Mazar-i-Sharif is a small city. In the center is the famous Blue Mosque, where, according to legend, the Shiite saint Imam Ali is buried and where hundreds of white doves live. Around the bazaar, residential areas and several diplomatic missions, which are now closed.

In the office of information and culture, we have to wait again. The reason is the same: the boss who issues work permits to the foreign press reads namaz. His empty office bears a white Taliban flag, and the rest of the furnishings – a table, bookcases and leather sofas – are clearly inherited from their former owners.

First of all, we are offered tea, this is the immutable law of Afghan hospitality. Obtaining the necessary paper, as well as the inspection at the border, takes no more than 15 minutes, and together with the permit I am given two guards who will accompany me on my walks around the city. Their presence is explained as follows: the safety of guests is paramount.

One of the information staff in good English offers to help me with the photo. I’m trying to joke that no one in Moscow would believe in such friendliness of the Taliban.

“I’m not a Taliban,” my interlocutor replies. – I worked here under Ashraf Ghani (the current president of Afghanistan, who left the country after the coup – approx. “Lenta.ru” ), and now I continue under the new government. Nothing has changed for me.

– And you are not afraid?

He shrugs with a smile.

– No. Now my bosses are no worse than they were before.

In the courtyard of the mosque, dozens of militants stroll along the marble polished centuries before the mirror shine. There are those who look 15-16 years old. They immediately explain to me that these teenagers never took part in the war, but here they just look after the weapons of their older brothers while they pray. We have to take our word for it. Many pose for a photo with their fingers on the trigger of a machine gun, and jokingly point their weapons at each other. Since August 15, many accidents have occurred in Afghanistan due to the careless handling of weapons, but, of course, no one was involved in any statistics.

During the half hour that I spent inspecting the mosque, all local leaders, including the head of the security service, approached me to meet you. The tour ends with an inevitable tea party and an impromptu interview: I am asked to ask questions, this opportunity cannot be ignored. The main respondents are the older and higher-ranking Taliban. I was warned not to talk to the rank and file, because they are “insufficiently informed.” The conversation turns out to be polite and evasive.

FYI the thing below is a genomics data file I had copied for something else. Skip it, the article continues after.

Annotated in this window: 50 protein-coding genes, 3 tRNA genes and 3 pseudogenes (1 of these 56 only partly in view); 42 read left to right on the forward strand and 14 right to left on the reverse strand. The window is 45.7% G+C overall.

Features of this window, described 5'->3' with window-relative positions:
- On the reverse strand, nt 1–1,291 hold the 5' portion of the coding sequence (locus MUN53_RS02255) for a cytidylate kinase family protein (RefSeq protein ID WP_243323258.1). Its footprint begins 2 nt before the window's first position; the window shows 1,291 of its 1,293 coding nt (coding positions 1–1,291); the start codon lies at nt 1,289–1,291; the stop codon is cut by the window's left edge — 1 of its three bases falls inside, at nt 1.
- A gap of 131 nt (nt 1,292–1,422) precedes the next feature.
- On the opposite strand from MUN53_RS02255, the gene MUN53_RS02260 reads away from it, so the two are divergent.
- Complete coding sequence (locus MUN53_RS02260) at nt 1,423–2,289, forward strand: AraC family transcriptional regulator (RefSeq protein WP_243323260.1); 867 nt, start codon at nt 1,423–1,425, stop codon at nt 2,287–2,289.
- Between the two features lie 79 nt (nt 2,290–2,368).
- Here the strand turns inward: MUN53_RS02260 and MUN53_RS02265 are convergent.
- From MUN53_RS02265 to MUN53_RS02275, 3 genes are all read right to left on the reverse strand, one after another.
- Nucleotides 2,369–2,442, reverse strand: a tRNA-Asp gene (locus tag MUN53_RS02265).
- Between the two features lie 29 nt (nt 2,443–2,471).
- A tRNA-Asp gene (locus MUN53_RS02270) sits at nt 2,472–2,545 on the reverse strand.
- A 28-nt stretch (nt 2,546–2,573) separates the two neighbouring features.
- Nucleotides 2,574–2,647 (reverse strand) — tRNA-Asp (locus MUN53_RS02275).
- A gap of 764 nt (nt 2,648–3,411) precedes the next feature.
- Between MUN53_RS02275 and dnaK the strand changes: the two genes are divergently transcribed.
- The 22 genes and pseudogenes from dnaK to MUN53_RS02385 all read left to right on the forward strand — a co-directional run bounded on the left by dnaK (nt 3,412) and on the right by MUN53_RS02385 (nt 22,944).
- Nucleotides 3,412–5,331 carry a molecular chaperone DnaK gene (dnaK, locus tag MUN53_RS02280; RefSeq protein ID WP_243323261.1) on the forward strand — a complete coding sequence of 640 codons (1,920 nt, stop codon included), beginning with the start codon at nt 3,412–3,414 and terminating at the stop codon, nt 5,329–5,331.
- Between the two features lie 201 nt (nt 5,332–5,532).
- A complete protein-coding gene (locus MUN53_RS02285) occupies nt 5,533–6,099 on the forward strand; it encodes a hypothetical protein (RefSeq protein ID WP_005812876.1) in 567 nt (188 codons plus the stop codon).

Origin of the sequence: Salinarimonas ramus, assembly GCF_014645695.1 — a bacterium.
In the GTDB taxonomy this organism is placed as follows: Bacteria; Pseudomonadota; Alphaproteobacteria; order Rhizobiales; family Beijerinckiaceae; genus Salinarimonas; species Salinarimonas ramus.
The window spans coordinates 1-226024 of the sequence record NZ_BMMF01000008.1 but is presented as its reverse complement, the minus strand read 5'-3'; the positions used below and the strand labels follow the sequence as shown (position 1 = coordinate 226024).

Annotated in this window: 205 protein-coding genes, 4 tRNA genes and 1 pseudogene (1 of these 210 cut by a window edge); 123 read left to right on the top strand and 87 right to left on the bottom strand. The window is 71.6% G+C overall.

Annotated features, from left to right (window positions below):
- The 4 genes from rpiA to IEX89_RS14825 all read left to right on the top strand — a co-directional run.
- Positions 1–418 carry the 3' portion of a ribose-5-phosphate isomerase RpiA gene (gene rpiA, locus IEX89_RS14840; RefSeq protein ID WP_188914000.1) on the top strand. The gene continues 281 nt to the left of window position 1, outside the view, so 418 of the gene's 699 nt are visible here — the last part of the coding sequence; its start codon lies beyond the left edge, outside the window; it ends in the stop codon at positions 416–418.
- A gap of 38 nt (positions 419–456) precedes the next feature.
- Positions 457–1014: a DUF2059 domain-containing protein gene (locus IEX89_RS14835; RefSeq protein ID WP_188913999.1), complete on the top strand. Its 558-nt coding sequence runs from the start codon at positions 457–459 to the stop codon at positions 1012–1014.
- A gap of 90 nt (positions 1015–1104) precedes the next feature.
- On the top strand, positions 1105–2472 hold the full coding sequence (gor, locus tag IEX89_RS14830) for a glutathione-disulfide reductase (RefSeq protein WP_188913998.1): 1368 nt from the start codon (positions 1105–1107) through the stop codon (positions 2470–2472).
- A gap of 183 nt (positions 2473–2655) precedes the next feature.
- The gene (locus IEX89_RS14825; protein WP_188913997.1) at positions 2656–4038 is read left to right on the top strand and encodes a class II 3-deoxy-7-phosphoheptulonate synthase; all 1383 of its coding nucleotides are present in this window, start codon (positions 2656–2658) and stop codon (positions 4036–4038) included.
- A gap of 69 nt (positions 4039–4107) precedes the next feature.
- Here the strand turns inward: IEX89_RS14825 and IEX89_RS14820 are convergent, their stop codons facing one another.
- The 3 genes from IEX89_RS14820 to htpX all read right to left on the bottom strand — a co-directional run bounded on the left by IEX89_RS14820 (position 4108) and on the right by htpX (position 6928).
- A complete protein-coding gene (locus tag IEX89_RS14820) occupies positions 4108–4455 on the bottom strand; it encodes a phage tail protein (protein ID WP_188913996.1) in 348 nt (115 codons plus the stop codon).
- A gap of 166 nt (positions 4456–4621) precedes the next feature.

“Isn’t it forbidden for you to talk to a woman who, moreover, does not cover her face?

– You are a guest, how can you offend a guest? – answer my question with a question. – Covering your face or not is a personal choice. We cannot insist on this.

– But a couple of weeks ago, Western journalists told the following: Taliban commanders refuse to talk to them because they do not wear hijab …

– Can’t an official in any other country refuse to talk to someone? There are enough such people everywhere. Who Said We Limit Women’s Rights? They can go back to work whenever they want. They can return to school when the situation returns to normal. Even women work at the local airport, you can see for yourself.

If even half of what I was told about is true, then the situation in Afghanistan has changed for the better. But not everyone believes in this: hotels in Mazar-i-Sharif are overflowing with those who hope to leave the country as soon as passenger flights resume.

Twelve hours without adventure

A couple of months ago, there was no question of driving from the northern border to Kabul – local battles between the Taliban and government forces were raging along the road. However, now the road is practically safe, and a peaceful life is going on on the side of the road.